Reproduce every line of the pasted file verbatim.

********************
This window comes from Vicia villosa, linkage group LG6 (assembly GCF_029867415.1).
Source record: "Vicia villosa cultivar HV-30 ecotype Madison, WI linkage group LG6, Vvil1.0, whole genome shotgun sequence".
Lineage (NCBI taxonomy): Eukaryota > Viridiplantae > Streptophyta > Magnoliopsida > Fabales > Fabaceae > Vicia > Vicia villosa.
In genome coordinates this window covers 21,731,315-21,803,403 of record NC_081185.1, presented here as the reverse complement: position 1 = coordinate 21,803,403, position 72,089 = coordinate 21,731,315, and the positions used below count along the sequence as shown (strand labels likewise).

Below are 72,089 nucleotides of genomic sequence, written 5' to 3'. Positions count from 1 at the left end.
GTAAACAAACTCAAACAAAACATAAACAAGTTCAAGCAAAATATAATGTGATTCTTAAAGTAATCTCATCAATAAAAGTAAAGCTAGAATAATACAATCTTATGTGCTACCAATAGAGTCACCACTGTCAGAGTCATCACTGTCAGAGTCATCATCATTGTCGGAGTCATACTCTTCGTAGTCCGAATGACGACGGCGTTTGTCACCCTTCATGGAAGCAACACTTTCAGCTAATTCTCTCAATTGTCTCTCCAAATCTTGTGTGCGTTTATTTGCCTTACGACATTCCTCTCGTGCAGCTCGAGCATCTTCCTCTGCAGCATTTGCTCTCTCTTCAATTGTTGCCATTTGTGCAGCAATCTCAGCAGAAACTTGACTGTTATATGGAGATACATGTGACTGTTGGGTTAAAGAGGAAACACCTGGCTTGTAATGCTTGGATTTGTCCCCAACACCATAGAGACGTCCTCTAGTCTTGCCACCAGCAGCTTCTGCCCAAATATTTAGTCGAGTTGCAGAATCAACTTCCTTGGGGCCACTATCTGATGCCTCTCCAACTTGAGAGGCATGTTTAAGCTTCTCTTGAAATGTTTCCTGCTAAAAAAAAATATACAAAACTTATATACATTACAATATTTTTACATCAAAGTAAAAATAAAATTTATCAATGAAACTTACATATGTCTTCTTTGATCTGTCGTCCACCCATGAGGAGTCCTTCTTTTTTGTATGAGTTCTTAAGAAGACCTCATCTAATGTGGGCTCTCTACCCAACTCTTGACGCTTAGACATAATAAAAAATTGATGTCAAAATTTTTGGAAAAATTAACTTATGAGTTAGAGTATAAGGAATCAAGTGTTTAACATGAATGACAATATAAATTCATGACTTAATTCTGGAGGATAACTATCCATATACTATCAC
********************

This window comes from Vicia villosa, linkage group LG6 (assembly GCF_029867415.1).
Source record: "Vicia villosa cultivar HV-30 ecotype Madison, WI linkage group LG6, Vvil1.0, whole genome shotgun sequence".
Lineage (NCBI taxonomy): Eukaryota > Viridiplantae > Streptophyta > Magnoliopsida > Fabales > Fabaceae > Vicia > Vicia villosa.
In genome coordinates this window covers 21,731,315-21,803,403 of record NC_081185.1, presented here as the reverse complement: position 1 = coordinate 21,803,403, position 72,089 = coordinate 21,731,315, and the positions used below count along the sequence as shown (strand labels likewise).

Below are 72,089 nucleotides of genomic sequence, written 5' to 3'. Positions count from 1 at the left end.
GTAAACAAACTCAAACAAAACATAAACAAGTTCAAGCAAAATATAATGTGATTCTTAAAGTAATCTCATCAATAAAAGTAAAGCTAGAATAATACAATCTTATGTGCTACCAATAGAGTCACCACTGTCAGAGTCATCACTGTCAGAGTCATCATCATTGTCGGAGTCATACTCTTCGTAGTCCGAATGACGACGGCGTTTGTCACCCTTCATGGAAGCAACACTTTCAGCTAATTCTCTCAATTGTCTCTCCAAATCTTGTGTGCGTTTATTTGCCTTACGACATTCCTCTCGTGCAGCTCGAGCATCTTCCTCTGCAGCATTTGCTCTCTCTTCAATTGTTGCCATTTGTGCAGCAATCTCAGCAGAAACTTGACTGTTATATGGAGATACATGTGACTGTTGGGTTAAAGAGGAAACACCTGGCTTGTAATGCTTGGATTTGTCCCCAACACCATAGAGACGTCCTCTAGTCTTGCCACCAGCAGCTTCTGCCCAAATATTTAGTCGAGTTGCAGAATCAACTTCCTTGGGGCCACTATCTGATGCCTCTCCAACTTGAGAGGCATGTTTAAGCTTCTCTTGAAATGTTTCCTGCTAAAAAAAAATATACAAAACTTATATACATTACAATATTTTTACATCAAAGTAAAAATAAAATTTATCAATGAAACTTACATATGTCTTCTTTGATCTGTCGTCCACCCATGAGGAGTCCTTCTTTTTTGTATGAGTTCTTAAGAAGACCTCATCTAATGTGGGCTCTCTACCCAACTCTTGACGCTTAGACATAATAAAAAATTGATGTCAAAATTTTTGGAAAAATTAACTTATGAGTTAGAGTATAAGGAATCAAGTGTTTAACATGAATGACAATATAAATTCATGACTTAATTCTGGAGGATAACTATCCATATACTATCAC